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The Sky This Week, 2017 February 21 - 28

Count some stars, then cozy up to Venus.

Venus, imaged 2017 February 6 with USNO's 30.5-cm (12-inch) f/15
Clark/Saegmüller refractor,

a 1.6X Antares Barlow lens and a Canon EOS Rebel T2i DSLR

The Moon is notable for her near-absence from the sky this week. New Moon occurs on the 26th ay 9:58 am Eastern Standard Time. You might catch a glimpse of her waning crescent phases in the pre-dawn sky early in the week. She should re-appear in evening twilight on the evening of the 27th. On the following evening she sees February out the door in an attractive grouping with dazzling Venus and ruddy Mars.

You have another opportunity to participate in the Globe at Night citizen-science program this week by counting the number of stars you can see in the vicinity of the familiar outline of Orion, the Hunter. He crosses the meridian just before 8:00 pm, so you should have a good view of him under darkness at that time. To participate in the program, go to the website and compare your view of Orion with the various charts that show his appearance under different sky conditions, then enter your report. There are free apps you can get for your smart phone that you can use to report directly from the field. Submit as many reports as you desire, preferably from different locations. You’ll help scientists determine the spread of urban light pollution and map out dark-sky sites for skywatchers to use.

Despite what the groundhog indicated a few weeks ago, the signs of spring are definitely in the air in the Washington, DC area. One sure way to see this is the rapidly lengthening change in the length of day. By the end of the week sunset occurs at 6:00 pm EST and the length of day increases by about three minutes per day. By the end of February we’ll have just under two hours’ more daylight than we did at the winter solstice. In just three more weeks we’ll have the official vernal equinox, so enjoy the last few weeks of early evening darkness.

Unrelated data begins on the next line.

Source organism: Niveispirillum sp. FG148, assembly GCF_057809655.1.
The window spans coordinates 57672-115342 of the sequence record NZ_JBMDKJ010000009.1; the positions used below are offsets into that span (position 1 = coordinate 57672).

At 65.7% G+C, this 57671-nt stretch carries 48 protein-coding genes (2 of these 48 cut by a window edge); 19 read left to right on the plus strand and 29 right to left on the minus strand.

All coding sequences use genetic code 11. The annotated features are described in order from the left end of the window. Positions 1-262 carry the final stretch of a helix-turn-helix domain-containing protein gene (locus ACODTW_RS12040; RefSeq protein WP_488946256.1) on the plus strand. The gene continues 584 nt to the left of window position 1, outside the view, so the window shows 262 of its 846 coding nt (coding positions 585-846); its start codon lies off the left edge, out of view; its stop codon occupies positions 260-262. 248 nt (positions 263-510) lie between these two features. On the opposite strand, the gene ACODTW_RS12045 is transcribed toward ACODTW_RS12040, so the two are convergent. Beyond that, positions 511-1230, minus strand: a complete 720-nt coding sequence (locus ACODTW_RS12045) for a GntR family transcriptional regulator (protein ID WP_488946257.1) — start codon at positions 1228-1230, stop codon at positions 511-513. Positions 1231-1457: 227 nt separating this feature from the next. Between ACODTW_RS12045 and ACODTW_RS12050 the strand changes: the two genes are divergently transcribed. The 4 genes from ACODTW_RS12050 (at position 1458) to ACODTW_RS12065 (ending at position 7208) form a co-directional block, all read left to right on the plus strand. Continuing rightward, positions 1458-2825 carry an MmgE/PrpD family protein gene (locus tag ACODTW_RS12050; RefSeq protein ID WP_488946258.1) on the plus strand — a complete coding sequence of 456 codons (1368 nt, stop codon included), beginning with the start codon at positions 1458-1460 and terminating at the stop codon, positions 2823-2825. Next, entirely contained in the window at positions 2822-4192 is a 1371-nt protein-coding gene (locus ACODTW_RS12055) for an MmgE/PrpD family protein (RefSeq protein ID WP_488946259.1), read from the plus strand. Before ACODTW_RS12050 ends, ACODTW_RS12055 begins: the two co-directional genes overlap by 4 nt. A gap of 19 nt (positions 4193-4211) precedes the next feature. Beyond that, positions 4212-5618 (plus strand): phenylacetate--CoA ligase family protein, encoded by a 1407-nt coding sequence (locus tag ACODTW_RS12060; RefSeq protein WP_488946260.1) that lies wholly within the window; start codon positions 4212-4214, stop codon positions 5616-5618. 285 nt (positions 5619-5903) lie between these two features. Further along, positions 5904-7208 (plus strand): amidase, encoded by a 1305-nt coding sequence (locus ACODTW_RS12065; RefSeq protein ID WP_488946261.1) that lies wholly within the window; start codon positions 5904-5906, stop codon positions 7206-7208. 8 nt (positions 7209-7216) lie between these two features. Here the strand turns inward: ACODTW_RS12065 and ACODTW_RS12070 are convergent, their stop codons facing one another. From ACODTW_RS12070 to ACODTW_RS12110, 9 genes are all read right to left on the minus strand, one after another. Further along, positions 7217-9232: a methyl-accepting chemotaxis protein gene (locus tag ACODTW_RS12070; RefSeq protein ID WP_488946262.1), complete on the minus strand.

Once Orion slips west of the meridian, followed by the eastern stars of the Great Winter Circle, the stars of spring begin to take over the sky. By midnight the signature constellations of spring are approaching their apexes. To the north you’ll find the seven stars of the Big Dipper asterism, and just south of the zenith look for the bright star Regulus, the heart of Leo, the Lion. The deep-sky objects shift from galactic star clusters and nebulae to external galaxies as our gaze is directed above and out of the plane of the Milky Way galaxy. Several of these remote star cities are visible in small telescopes, and binoculars at a dark sky site will show Messier 81 and 82, one of the closer galaxy groups to our vast spiral home.

Venus continues to dazzle in the western sky during twilight and for over an hour in full darkness. She is now turning northward away from ruddy Mars, and over the course of the week the gap between them widens by nearly four degrees. A small telescope will easily show her crescent phase, which narrows a bit each day as she begins her plunge toward the Sun.

Mars manages to continue to keep pace with the Sun, setting each night at around 9:30 pm. His telescopic disc has now shrunk to miniscule proportions, just under five arcseconds across. You’ll need a large telescope and steady air to see any detail on his distant surface.

Jupiter now rises four minutes earlier with each passing night, and by the end of the month comes up at around 9:20 pm. He’s well up in the southeast by midnight. Look just a few degrees below Old Jove for the bright blue star Spica.

Saturn is now best seen in morning twilight, far to the south among the rising stars of Sagittarius. The ringed planet will be at his best during the summer months this year, but if you’re up before the sun he offers a pleasant view of his wide-open rings right now.

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